- ‘Star Trek’s Jonathan Frakes calls out your lies with this new meme Saturday 3:46 PM
- #JusticeForLucca trends after video shows police slam Black teen’s head into pavement Saturday 3:11 PM
- The internet is shocked to learn that Goombas do, in fact, have arms Saturday 2:02 PM
- PayPal, GoFundMe cut off armed militia that detains migrants at border Saturday 1:16 PM
- Barnwood theft may be on the rise because of ‘Fixer Upper’—and fans aren’t having it Saturday 12:23 PM
- Literary Twitter calls out Dzanc Books for Islamophobic, racist novel Saturday 11:40 AM
- How to watch Crawford vs. Khan online Saturday 10:00 AM
- Beyoncé has 2 more projects coming to Netflix after ‘Homecoming’ Saturday 9:53 AM
- How to watch Danny Garcia vs. Adrian Granados for free Saturday 9:00 AM
- The ‘Feeling Cute Challenge’ turns ugly after correctional officers abuse it Saturday 7:30 AM
- How to watch ‘How High 2’ for free Saturday 7:00 AM
- Swipe This! My ex-BFF keeps sliding into my DMs, but I don’t want to be friends Saturday 6:30 AM
- Watch ‘I Am Somebody’s Child: The Regina Louise Story’ for free Saturday 6:00 AM
- How to watch Barcelona vs. Real Sociedad for free Saturday 6:00 AM
- How to stream UFC Fight Night 149 for free Saturday 5:30 AM
A recent dissent written by Kavanaugh, who sits on the U.S. Court of Appeals for the D.C. Circuit, concerns advocates of net neutrality protections–which ensure that all internet traffic is treated equally. In his argument, Trump’s Supreme Court pick argued that net neutrality rules, which were rescinded by the Federal Communications Commission (FCC) last year, violated the First Amendment rights of internet-service providers (ISPs), calling net neutrality “unlawful” and adding that the rules “must be vacated.”
In his argument, which was flagged by the Verge, Kavanaugh blasted the 2015 Open Internet Order, which enshrined net neutrality rules, as something that “upended the agency’s traditional light-tough regulatory approach to the internet.”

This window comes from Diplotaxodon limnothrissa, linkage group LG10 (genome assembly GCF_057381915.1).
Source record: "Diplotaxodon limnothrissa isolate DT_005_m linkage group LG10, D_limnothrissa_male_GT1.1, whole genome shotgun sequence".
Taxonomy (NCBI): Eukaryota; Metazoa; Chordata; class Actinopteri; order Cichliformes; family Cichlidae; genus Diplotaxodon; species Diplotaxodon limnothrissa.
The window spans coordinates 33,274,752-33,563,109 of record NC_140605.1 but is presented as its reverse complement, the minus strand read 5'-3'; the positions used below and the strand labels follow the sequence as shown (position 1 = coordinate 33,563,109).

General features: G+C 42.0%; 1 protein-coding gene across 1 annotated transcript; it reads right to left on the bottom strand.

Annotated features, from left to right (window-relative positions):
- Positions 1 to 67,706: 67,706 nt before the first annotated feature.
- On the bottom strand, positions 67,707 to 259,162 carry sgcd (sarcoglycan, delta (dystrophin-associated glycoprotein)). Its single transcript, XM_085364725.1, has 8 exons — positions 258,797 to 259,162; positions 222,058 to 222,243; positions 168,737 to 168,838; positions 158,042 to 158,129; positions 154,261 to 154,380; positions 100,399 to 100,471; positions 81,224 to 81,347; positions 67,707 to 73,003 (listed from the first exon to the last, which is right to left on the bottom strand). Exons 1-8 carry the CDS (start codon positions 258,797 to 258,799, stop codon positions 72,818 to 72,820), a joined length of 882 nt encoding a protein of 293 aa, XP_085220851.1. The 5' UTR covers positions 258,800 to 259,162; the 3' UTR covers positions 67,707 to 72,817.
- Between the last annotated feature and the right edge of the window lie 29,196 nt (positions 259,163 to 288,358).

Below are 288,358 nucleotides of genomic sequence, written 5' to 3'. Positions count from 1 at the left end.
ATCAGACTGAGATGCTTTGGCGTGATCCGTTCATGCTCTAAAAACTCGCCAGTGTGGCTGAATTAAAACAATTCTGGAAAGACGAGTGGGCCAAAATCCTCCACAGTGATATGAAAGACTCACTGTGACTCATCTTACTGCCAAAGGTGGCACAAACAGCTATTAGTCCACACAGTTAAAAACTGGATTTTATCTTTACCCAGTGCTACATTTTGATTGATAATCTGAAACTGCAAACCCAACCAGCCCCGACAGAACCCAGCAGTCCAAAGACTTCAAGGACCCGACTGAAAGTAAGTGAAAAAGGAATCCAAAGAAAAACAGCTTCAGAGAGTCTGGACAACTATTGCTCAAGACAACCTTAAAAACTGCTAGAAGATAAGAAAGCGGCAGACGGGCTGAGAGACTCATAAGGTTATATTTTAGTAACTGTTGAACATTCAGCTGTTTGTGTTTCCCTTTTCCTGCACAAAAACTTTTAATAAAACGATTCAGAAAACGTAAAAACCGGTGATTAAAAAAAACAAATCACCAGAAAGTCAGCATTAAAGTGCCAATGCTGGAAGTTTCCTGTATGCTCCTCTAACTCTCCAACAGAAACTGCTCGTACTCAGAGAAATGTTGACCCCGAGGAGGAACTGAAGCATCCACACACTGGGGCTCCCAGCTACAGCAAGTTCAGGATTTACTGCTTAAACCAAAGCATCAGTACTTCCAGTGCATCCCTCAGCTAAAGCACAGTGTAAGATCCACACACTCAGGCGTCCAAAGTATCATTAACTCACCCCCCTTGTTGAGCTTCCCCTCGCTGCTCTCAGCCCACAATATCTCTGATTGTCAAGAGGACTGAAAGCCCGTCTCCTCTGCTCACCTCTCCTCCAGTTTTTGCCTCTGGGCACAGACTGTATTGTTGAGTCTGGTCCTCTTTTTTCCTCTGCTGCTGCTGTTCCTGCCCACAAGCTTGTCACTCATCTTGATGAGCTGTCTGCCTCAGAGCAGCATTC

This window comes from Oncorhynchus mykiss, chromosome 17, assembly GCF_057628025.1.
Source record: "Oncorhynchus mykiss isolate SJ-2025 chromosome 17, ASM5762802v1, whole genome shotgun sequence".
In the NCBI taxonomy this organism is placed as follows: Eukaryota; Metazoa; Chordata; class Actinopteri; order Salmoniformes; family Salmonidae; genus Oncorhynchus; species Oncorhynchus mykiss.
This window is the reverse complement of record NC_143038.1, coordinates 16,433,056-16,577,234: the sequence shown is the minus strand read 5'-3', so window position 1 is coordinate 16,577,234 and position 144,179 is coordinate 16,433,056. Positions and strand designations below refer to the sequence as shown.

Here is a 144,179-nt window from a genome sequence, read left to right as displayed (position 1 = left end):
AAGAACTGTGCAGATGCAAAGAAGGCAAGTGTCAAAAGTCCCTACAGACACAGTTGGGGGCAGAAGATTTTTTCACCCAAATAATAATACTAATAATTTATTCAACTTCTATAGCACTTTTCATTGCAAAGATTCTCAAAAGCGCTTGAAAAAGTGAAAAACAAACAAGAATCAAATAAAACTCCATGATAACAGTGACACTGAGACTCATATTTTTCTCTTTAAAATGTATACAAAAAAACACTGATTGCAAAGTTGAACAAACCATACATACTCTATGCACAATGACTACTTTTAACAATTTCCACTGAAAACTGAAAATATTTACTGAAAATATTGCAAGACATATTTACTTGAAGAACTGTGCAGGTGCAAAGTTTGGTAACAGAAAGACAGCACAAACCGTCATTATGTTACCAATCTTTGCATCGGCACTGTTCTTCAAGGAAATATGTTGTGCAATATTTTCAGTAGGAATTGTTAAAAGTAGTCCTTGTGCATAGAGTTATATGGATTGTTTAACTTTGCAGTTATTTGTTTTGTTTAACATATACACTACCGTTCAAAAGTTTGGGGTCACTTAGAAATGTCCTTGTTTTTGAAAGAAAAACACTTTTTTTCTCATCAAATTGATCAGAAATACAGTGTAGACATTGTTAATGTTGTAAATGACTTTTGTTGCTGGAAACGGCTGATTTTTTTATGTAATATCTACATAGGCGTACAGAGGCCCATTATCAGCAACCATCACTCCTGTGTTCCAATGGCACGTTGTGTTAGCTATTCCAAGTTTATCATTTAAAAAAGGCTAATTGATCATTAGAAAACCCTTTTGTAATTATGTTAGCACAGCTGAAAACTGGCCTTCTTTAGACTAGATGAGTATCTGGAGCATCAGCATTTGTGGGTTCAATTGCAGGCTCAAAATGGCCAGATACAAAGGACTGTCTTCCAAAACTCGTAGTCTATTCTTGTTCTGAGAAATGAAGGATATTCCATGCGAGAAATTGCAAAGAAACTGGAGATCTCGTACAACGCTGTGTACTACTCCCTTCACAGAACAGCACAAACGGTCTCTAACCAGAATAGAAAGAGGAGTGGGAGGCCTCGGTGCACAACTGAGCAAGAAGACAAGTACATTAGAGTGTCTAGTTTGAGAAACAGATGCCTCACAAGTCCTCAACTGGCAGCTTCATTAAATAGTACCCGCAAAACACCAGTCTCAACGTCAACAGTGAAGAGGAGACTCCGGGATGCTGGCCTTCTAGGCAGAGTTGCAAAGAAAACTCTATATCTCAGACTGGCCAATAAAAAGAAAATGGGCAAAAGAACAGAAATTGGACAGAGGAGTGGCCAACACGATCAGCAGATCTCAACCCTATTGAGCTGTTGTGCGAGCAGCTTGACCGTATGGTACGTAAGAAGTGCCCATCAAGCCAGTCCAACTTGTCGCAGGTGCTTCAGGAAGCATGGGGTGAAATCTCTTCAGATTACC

His philosophy was clear: “Rather than addressing any problem of market power, the net neutrality rule instead compels private Internet service providers to supply an open platform for all would-be Internet speakers, and thereby diversify and increase the number of voices available on the Internet… The rule forcibly reduces the relative voices of some Internet service and content providers and enhances the relative voices of other Internet content providers.”
“The net neutrality rule reflects a fear that the real threat to free speech today comes from private entities such as Internet service providers, not from the Government. For that reason, some say, the Government must be able to freely intervene in the market to counteract the influence of Internet service providers. That argument necessitates two responses. To begin with, the First Amendment is a restraint on the Government and protects private editors and speakers from Government regulation. The First Amendment protects the independent media and independent communications marketplace against Government control and overreaching.”
As Democrats in Congress attempt to use the Congressional Review Act (CRA) to overturn the FCC’s decision to rescind the rules, Sen. Chuck Schumer (D-N.Y.) pointed out Kavanaugh’s stance on net neutrality.
“Kavanaugh frequently sides with powerful interests rather than defending the rights of all Americans like when he argued that the FCC’s #NetNeutrality rule benefiting millions of consumers was unconstitutional,” the Senate minority leader wrote early last week on Twitter.
Kavanaugh frequently sides with powerful interests rather than defending the rights of all Americans like when he argued that the FCC’s #NetNeutrality rule benefiting millions of consumers was unconstitutional. https://t.co/jq3ve5pWU2
— Chuck Schumer (@SenSchumer) July 3, 2018
Internet rights advocacy groups have also pushed back against Kavanaugh being chosen by Trump.
Fight for the Future, which has pushed for the CRA fight in Congress, called Kavanaugh a “disaster for internet freedom” late Monday night. Similarly, Demand Progress called him an “enemy of net neutrality.”
Andrew Wyrich is a politics staff writer for the Daily Dot, covering the intersection of politics and the internet. Andrew has written for USA Today, NorthJersey.com, and other newspapers and websites. His work has been recognized by the Society of the Silurians, Investigative Reporters & Editors (IRE), and the Society of Professional Journalists (SPJ).